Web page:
Tuesday, January 27, 2009

You can't talk your way out of something you behaved your way into

Open the pantry in just about any home in America and it's likely there's a can of Campbell's Soup in there somewhere.

In fact, according to this article, "the typical American home has six cans of Campbell's in the pantry."

But when Douglas Conant took over as CEO of Campbell's in 2001, "it had no clear direction."

So Conant set a goal to "take a 'bad' company and lift its performance to 'extraordinary' by the end of one decade — that's by 2011."

His plan was focused on action. As Conant puts it:

"You can't talk your way out of something you behaved your way into."

He began by clearing his roster. "In his first three years, 300 of the company's top 350 leaders were replaced — 150 from within and 150 from outside."

This article from BusinessWeek describes Conant's penchant for reading:

"A devout reader of leadership tomes, Conant has scores of books in his office on shelves and piled up in corners. He keeps extra copies on hand to share with colleagues, and he started an executive book club for top brass. The cerebral Conant devours the words of everyone from President Abraham Lincoln to World War II General George S. Patton to management guru Stephen Covey. And he drops Leo Tolstoy quotes into conversations.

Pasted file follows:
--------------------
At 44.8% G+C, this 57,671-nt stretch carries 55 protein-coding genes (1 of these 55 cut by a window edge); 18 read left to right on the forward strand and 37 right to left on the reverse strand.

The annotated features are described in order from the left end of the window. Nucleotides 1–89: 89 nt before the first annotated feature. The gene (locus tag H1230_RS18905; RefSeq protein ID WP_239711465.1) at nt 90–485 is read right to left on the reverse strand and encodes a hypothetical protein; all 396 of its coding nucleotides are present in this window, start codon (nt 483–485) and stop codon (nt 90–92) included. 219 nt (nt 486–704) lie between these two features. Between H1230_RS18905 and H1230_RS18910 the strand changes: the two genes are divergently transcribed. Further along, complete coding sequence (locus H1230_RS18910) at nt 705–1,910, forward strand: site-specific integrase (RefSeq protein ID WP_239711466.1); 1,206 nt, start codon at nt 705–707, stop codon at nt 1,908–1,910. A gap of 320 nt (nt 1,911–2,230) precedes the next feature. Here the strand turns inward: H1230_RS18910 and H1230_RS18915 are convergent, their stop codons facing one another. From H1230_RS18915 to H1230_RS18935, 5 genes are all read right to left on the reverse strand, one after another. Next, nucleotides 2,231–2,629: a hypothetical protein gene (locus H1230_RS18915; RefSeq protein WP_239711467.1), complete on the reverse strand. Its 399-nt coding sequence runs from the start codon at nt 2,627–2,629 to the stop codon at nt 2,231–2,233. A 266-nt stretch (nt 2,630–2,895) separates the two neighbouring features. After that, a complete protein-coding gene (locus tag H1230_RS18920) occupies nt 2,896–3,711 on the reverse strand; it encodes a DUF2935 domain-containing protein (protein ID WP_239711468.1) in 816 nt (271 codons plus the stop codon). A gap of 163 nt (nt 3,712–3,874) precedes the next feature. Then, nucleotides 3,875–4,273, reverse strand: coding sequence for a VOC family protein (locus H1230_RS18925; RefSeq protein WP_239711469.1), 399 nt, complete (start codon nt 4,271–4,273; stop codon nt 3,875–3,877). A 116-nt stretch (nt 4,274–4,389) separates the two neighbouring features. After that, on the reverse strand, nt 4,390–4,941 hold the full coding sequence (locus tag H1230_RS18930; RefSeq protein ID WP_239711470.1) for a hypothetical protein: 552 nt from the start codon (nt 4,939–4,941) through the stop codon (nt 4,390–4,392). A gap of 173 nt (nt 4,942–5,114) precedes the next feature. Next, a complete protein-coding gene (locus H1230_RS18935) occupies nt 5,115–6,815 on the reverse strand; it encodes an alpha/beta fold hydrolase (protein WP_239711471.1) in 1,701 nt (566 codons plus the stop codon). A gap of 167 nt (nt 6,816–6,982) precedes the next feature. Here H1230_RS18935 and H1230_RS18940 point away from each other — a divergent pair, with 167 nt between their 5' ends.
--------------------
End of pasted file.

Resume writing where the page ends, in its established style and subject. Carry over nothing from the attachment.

"I'm obsessed with getting new insights," he says. "I recently read a book about Patton, and he was an obsessive reader. It's really the only way to learn."

So how's he done?

According to the article, "turning Campbell around has not been simple, and is not a done deal. Last year, Campbell far outperformed the stock market."

BusinessWeek put it this way:

"Conant... has transformed Campbell from a beleaguered old brand rumored to be on the auction block to one of the food industry's best performers."